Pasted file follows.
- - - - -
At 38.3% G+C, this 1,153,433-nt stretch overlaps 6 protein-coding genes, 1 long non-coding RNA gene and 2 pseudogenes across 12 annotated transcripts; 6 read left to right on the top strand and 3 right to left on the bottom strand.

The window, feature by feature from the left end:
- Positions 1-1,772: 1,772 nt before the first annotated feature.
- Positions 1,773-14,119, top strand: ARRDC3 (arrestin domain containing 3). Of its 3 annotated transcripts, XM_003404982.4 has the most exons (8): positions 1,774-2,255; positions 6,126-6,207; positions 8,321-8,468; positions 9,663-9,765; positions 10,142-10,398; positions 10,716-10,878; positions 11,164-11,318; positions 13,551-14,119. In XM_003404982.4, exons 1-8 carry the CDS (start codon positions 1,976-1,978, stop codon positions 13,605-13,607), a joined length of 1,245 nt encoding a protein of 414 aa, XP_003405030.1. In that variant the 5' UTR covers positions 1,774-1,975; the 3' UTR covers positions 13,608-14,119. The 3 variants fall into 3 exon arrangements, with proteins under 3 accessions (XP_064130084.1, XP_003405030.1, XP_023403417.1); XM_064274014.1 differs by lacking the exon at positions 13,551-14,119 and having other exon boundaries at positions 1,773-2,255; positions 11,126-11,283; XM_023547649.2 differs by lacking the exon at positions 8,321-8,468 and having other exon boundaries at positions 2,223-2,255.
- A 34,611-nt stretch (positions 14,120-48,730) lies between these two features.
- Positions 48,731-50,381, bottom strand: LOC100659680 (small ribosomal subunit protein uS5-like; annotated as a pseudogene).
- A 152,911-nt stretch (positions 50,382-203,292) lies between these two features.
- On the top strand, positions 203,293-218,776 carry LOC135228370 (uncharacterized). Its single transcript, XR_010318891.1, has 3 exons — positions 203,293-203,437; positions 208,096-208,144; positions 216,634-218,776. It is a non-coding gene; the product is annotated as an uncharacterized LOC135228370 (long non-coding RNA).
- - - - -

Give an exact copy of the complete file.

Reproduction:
At 38.3% G+C, this 1,153,433-nt stretch overlaps 6 protein-coding genes, 1 long non-coding RNA gene and 2 pseudogenes across 12 annotated transcripts; 6 read left to right on the top strand and 3 right to left on the bottom strand.

The window, feature by feature from the left end:
- Positions 1-1,772: 1,772 nt before the first annotated feature.
- Positions 1,773-14,119, top strand: ARRDC3 (arrestin domain containing 3). Of its 3 annotated transcripts, XM_003404982.4 has the most exons (8): positions 1,774-2,255; positions 6,126-6,207; positions 8,321-8,468; positions 9,663-9,765; positions 10,142-10,398; positions 10,716-10,878; positions 11,164-11,318; positions 13,551-14,119. In XM_003404982.4, exons 1-8 carry the CDS (start codon positions 1,976-1,978, stop codon positions 13,605-13,607), a joined length of 1,245 nt encoding a protein of 414 aa, XP_003405030.1. In that variant the 5' UTR covers positions 1,774-1,975; the 3' UTR covers positions 13,608-14,119. The 3 variants fall into 3 exon arrangements, with proteins under 3 accessions (XP_064130084.1, XP_003405030.1, XP_023403417.1); XM_064274014.1 differs by lacking the exon at positions 13,551-14,119 and having other exon boundaries at positions 1,773-2,255; positions 11,126-11,283; XM_023547649.2 differs by lacking the exon at positions 8,321-8,468 and having other exon boundaries at positions 2,223-2,255.
- A 34,611-nt stretch (positions 14,120-48,730) lies between these two features.
- Positions 48,731-50,381, bottom strand: LOC100659680 (small ribosomal subunit protein uS5-like; annotated as a pseudogene).
- A 152,911-nt stretch (positions 50,382-203,292) lies between these two features.
- On the top strand, positions 203,293-218,776 carry LOC135228370 (uncharacterized). Its single transcript, XR_010318891.1, has 3 exons — positions 203,293-203,437; positions 208,096-208,144; positions 216,634-218,776. It is a non-coding gene; the product is annotated as an uncharacterized LOC135228370 (long non-coding RNA).